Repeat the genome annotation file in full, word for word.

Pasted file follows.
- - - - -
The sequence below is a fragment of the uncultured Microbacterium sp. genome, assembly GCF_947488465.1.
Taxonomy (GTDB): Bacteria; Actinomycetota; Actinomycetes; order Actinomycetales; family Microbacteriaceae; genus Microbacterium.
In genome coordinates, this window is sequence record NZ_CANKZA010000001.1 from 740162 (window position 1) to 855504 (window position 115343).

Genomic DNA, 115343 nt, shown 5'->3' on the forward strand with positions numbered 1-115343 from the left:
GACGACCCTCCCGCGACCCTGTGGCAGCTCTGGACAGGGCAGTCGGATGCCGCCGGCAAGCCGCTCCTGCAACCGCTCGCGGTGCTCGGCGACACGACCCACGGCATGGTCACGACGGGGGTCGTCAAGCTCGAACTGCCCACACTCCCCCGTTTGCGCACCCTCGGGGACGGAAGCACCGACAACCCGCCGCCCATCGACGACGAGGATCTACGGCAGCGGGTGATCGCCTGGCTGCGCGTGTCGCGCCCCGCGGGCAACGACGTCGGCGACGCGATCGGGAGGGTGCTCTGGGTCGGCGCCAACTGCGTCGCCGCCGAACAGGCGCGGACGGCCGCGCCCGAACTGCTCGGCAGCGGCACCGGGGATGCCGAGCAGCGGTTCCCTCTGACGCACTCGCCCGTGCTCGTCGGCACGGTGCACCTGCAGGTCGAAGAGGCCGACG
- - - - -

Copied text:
The sequence below is a fragment of the uncultured Microbacterium sp. genome, assembly GCF_947488465.1.
Taxonomy (GTDB): Bacteria; Actinomycetota; Actinomycetes; order Actinomycetales; family Microbacteriaceae; genus Microbacterium.
In genome coordinates, this window is sequence record NZ_CANKZA010000001.1 from 740162 (window position 1) to 855504 (window position 115343).

Genomic DNA, 115343 nt, shown 5'->3' on the forward strand with positions numbered 1-115343 from the left:
GACGACCCTCCCGCGACCCTGTGGCAGCTCTGGACAGGGCAGTCGGATGCCGCCGGCAAGCCGCTCCTGCAACCGCTCGCGGTGCTCGGCGACACGACCCACGGCATGGTCACGACGGGGGTCGTCAAGCTCGAACTGCCCACACTCCCCCGTTTGCGCACCCTCGGGGACGGAAGCACCGACAACCCGCCGCCCATCGACGACGAGGATCTACGGCAGCGGGTGATCGCCTGGCTGCGCGTGTCGCGCCCCGCGGGCAACGACGTCGGCGACGCGATCGGGAGGGTGCTCTGGGTCGGCGCCAACTGCGTCGCCGCCGAACAGGCGCGGACGGCCGCGCCCGAACTGCTCGGCAGCGGCACCGGGGATGCCGAGCAGCGGTTCCCTCTGACGCACTCGCCCGTGCTCGTCGGCACGGTGCACCTGCAGGTCGAAGAGGCCGACG